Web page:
Cystic Fibrosis Resources

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Admin
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   Posted 4/7/2004 9:34 AM (GMT -7)   
So you found our forum, but do you know about all the wonderful resources HealingWell.com has to offer?  You have a number of places to start:

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Post Edited (Admin) : 11/22/2005 11:28:57 AM (GMT-7)


stkitt
Forum Moderator


Date Joined Apr 2007
Total Posts : 32602
   Posted 11/30/2013 12:53 PM (GMT -7)   
What You need to know about Cystic Fibrosis

What Is Cystic Fibrosis?

Cystic fibrosis is an inherited chronic disease that affects the lungs and digestive system of about 30,000 children and adults in the United States (70,000 worldwide). A defective gene and its protein product cause the body to produce unusually thick, sticky mucus that:

  • clogs the lungs and leads to life-threatening lung infections; and
  • obstructs the pancreas and stops natural enzymes from helping the body break down and absorb food.

Symptoms of Cystic Fibrosis

People with CF can have a variety of symptoms, including:

  • very salty-tasting skin;
  • persistent coughing, at times with phlegm;
  • frequent lung infections;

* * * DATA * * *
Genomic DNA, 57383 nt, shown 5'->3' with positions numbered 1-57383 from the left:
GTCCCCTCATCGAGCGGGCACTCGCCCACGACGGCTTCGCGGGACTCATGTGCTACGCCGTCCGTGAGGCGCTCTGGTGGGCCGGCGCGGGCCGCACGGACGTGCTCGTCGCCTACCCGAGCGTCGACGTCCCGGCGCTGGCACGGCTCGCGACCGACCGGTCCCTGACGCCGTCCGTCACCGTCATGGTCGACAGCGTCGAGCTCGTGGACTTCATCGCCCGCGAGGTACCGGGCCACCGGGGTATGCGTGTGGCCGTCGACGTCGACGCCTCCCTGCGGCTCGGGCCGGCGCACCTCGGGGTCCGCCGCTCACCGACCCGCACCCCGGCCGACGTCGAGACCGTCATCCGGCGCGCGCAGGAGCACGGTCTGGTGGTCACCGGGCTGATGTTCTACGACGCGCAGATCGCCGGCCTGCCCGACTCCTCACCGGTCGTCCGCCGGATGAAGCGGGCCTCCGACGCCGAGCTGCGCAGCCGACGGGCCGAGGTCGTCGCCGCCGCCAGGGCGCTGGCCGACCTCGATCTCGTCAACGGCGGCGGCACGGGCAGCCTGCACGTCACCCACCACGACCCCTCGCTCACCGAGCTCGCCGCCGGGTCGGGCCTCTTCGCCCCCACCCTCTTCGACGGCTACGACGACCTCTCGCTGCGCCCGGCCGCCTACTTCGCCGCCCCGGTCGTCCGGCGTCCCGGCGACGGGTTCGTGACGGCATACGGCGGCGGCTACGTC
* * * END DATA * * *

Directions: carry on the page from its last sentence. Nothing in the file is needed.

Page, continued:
• wheezing or shortness of breath;
  • poor growth/weight gain in spite of a good appetite; and
  • frequent greasy, bulky stools or difficulty in bowel movements.

Testing for Cystic Fibrosis

How can you know for sure if you or your child has cystic fibrosis? If someone in your family has the disease, could you pass it down to your children?

There are several ways to help answer these important questions.

Sweat Test If a person shows symptoms of CF or if a baby has a positive newborn screen for CF, a doctor may order a sweat test. This simple, painless test is the best way to diagnose CF. It measures the concentration of salt in a person’s sweat. A high salt level indicates CF.

Sweat tests should be done at a Cystic Fibrosis Foundation-accredited care center where strict guidelines help ensure accurate results.

The sweat test has been the “gold standard” for diagnosing cystic fibrosis (CF) for more than 50 years. When it is performed by trained technicians, and evaluated in an experienced, reliable laboratory, the sweat test is still the best test to diagnose CF.

What happens during a sweat test?

The sweat test measures the amount of chloride in the sweat. There are no needles involved in this test.

In the first part, a colorless, odorless chemical, that causes sweating, is put on a small area on an arm or leg. An electrode is then put over that spot. This lets the technician apply a weak electrical current to the area to cause sweating. A person may feel tingling in the area, or a feeling of warmth. This part of the test lasts about five minutes.

The second part of the test consists of cleaning the area and collecting the sweat on a piece of filter paper or gauze or in a plastic coil. Thirty minutes later, the collected sweat is sent to a hospital laboratory to measure how much chloride is in the sweat.